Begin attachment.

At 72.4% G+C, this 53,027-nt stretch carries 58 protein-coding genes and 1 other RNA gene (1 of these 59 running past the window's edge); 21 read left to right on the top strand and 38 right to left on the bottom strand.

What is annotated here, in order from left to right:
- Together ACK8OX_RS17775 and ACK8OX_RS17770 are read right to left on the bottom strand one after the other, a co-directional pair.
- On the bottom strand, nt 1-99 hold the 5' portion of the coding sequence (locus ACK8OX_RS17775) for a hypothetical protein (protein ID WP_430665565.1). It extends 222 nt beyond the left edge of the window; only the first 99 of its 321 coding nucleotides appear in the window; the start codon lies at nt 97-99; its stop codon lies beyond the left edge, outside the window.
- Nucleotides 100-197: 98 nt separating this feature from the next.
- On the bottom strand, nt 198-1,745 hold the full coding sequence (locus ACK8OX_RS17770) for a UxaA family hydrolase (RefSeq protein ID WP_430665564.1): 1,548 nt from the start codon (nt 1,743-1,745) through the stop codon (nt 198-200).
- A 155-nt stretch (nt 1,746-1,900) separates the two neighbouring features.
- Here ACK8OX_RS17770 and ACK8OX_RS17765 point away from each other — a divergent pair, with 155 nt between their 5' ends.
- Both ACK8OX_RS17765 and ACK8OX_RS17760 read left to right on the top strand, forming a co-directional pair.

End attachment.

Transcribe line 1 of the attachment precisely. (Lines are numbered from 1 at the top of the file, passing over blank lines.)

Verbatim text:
At 72.4% G+C, this 53,027-nt stretch carries 58 protein-coding genes and 1 other RNA gene (1 of these 59 running past the window's edge); 21 read left to right on the top strand and 38 right to left on the bottom strand.